Is Your Post Card Filled?
Value and Romance on a Small Bit of Paper
You see them around all over the place, now mostly in tourist travelled trading places, guest shops, souvenir shops, and landmarks and you might have heard people telling you to send in a card with your name, address and current phone number to various places. (image to right -- image from Image*After¹) Of course you have seen the business reply cards in magazines and as warranty registration cards. Of course I am talking about postcards -- something that has been with us for over a century now. They officially came into being in 1861 -- developed by John P. Charlton from Philadelphia who transferred his copyright to H.L. Lipman -- "Lipman's Postal Card, Patent Applied For". Governments took over, including exclusive right to call them "Postcards" in 1893.
What is the value of a postcard? They are a very simple way to send a message by post for one thing and often they can be sent at a lower price than a regular letter. Today the cost to mail one is not too much different from a letter and of course anyone can read what is written on them. My Mom used to say that the person on vacation sending you a postcard -- or post card -- most often already had returned home by the time it reaches its recipient because each person in the post office who handles it take a moment to read it.
(images above from A Brief History of Post Cards²)
I imagine there are no secrets in a post card... unless you put it into an envelope or parcel or deliver it by hand.
But postcards have something special to them, mailed or not. In picking out a postcard to send someone, you are in a foreign location perhaps, maybe on vacation, maybe on business, but taking a few moments out of your day to think of others. I am getting away from the business sorts, like business reply mail and warranty cards here. They also are something from that place although it is possible to order postcards of exotic locations from the comfort of your home. A person might take their own photographs and write something on the back of them as mementos to send or keep, but still there is an interesting feeling with postcards.
Postcards historically are of values in that they capture a bit of a time and place and sometimes sentiment and feeling of that time. They trace the progress of a community with their snapshots of buildings and roads. Even showing one thing they often show others. A shot of a building might also show cars and people in it and give a glimpse at how they lived. If you look at a postcard from two different periods you might see how telegraph wires were added to be replaced by telephone wires to be replaced by underground wiring.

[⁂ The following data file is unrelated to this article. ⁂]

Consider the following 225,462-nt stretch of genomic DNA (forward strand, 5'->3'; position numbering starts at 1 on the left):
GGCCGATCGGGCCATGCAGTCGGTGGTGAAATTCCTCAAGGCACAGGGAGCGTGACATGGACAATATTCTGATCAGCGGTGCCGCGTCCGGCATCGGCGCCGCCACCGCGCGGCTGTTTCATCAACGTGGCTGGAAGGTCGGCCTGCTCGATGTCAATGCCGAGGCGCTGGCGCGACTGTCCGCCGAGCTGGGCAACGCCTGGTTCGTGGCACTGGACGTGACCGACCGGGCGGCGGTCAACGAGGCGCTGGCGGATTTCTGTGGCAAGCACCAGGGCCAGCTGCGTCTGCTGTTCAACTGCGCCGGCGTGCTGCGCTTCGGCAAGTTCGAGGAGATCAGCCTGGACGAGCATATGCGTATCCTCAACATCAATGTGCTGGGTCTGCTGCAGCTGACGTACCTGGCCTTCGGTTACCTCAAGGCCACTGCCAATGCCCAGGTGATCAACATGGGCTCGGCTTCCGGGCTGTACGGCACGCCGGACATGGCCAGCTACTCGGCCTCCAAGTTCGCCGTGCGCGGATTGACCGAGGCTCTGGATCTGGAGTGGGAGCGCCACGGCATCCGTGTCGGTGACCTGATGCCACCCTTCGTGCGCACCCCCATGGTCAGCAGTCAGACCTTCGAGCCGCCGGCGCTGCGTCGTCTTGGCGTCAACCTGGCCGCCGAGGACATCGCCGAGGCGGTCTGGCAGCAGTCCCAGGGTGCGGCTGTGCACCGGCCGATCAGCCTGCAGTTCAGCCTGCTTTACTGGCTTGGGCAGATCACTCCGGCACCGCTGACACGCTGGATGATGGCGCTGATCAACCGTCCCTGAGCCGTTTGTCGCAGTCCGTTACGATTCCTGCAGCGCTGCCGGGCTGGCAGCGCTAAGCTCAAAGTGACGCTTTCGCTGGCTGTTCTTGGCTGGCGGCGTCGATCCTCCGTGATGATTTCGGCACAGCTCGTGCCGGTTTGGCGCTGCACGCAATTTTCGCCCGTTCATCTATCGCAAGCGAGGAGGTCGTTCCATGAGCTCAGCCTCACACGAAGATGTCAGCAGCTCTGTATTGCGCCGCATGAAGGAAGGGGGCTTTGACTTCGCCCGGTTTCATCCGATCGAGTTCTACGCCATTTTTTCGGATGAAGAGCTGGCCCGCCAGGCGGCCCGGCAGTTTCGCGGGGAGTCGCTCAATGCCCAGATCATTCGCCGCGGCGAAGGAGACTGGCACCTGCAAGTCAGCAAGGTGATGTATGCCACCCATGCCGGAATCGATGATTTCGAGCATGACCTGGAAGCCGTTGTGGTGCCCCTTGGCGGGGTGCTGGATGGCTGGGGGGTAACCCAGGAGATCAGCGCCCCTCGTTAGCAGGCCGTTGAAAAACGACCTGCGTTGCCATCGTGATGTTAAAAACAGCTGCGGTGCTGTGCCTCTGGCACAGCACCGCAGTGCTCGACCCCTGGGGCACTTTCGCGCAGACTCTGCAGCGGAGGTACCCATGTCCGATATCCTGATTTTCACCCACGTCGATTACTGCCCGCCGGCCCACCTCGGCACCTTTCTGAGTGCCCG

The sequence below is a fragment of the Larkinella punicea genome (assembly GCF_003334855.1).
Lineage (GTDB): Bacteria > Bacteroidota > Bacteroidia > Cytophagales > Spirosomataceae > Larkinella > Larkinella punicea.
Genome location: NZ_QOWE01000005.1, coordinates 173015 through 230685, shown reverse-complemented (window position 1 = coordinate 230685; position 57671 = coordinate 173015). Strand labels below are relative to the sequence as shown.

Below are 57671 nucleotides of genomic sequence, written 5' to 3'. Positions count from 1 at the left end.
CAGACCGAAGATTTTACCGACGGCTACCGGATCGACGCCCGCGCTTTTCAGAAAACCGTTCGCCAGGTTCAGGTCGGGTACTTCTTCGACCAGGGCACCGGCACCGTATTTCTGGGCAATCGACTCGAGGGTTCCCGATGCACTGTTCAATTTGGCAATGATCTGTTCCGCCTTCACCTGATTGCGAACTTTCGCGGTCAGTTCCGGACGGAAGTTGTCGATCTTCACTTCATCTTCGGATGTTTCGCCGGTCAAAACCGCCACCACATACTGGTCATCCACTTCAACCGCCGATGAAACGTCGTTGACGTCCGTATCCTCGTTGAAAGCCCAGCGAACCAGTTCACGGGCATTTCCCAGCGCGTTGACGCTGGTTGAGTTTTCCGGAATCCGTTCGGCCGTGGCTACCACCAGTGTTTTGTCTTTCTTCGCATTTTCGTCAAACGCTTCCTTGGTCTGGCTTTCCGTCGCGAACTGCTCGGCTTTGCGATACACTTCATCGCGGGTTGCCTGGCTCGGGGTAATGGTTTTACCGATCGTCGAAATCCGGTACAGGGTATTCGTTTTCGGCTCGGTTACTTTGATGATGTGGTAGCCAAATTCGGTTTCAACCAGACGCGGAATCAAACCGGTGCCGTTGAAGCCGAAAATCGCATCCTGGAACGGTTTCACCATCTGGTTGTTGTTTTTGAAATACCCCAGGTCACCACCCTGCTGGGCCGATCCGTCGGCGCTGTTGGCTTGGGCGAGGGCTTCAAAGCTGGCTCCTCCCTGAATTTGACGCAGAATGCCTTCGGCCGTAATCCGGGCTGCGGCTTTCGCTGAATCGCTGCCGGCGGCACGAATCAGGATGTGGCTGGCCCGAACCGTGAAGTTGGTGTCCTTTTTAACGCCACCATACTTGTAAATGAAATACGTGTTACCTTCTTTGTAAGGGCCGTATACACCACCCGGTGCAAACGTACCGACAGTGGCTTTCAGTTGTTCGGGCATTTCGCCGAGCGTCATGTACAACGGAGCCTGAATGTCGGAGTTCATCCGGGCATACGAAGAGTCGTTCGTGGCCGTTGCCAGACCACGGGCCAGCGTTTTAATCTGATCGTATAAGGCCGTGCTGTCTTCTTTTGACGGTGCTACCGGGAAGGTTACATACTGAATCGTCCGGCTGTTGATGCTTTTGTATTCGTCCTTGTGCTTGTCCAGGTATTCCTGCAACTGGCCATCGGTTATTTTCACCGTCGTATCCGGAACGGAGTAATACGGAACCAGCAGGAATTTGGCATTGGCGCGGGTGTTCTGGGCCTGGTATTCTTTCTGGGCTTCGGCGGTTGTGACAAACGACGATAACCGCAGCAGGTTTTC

Postcards could be "wishes" of places a person wanted to visit or things they wanted to purchase or they might be telling of where they finally got or what they got. Businesses have often created PR with postcards and often very artistic ones.
|You can find Canada's official Postcard Barrel at the Port Moody Station Museum. Deposit or pick up unstamped postcards during Museum open hours for hand delivery around the world.|
Some subjects of postcards: Distant places, Architecture, Vacation Destinations, Advertisements, Street Scenes, Artwork, Landmarks, Cities, Towns, Wars, Heroes, Events, Politics, Celebrities, and probably other subjects.
Our museum -- The Port Moody Station Museum³ (image to right) -- has a "Postcard Barrel" which is Canada's Official Postcard Barrel! I know there is one on the Galapagos Islands as well. They are an odd sort of thing, you drop a post card into it that you want sent somewhere in the world and people visiting have a look through and pick out ones close to where they are going and hand-deliver them. (see inset left)
You can always send an email, or take a picture to share, or buy postcards to take with you and give to friends -- but to mail it from afar, where it takes on a postal cancellation stamp, and perhaps a local stamp as well, and travel through the postal system until it reaches a friend's home and hand -- that ads something special and romantic to the whole thing. It is a bit more than a photo or a letter. It is a special souvenir not only of a place, but a time and a person.
¹ Image*After Unattributed images from Image*After.
³ "The Port Moody Station Museum" 2734 Murray Street, Port Moody, BC